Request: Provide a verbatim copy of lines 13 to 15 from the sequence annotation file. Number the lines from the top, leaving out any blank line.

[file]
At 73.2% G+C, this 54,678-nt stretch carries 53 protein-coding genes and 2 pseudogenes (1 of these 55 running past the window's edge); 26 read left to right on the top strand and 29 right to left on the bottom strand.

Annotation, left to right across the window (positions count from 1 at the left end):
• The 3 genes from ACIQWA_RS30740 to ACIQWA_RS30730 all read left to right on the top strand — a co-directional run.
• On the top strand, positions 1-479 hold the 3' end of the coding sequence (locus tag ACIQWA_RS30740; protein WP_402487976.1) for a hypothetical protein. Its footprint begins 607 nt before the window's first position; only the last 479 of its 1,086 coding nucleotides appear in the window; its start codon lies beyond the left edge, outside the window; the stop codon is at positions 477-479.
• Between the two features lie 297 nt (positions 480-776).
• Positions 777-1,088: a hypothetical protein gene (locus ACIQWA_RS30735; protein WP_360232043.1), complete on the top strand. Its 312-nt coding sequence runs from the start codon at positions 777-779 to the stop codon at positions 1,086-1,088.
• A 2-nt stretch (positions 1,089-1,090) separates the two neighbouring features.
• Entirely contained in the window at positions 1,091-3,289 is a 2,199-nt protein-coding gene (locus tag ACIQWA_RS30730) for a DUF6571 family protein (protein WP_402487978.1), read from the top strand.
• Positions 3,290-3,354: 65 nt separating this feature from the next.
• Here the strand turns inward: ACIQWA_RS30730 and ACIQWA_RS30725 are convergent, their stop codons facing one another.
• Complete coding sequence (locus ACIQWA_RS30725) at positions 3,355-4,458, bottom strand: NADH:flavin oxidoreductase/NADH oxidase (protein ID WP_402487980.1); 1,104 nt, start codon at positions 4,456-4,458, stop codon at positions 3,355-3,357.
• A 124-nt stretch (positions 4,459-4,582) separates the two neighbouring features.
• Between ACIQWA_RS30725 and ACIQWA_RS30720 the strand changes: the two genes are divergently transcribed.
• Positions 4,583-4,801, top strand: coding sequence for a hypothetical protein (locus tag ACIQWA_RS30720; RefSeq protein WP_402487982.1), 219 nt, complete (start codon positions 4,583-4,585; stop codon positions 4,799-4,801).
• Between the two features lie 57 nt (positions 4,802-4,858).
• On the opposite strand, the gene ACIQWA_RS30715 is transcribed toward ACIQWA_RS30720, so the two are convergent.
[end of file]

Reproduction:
• Between ACIQWA_RS30725 and ACIQWA_RS30720 the strand changes: the two genes are divergently transcribed.
• Positions 4,583-4,801, top strand: coding sequence for a hypothetical protein (locus tag ACIQWA_RS30720; RefSeq protein WP_402487982.1), 219 nt, complete (start codon positions 4,583-4,585; stop codon positions 4,799-4,801).
• Between the two features lie 57 nt (positions 4,802-4,858).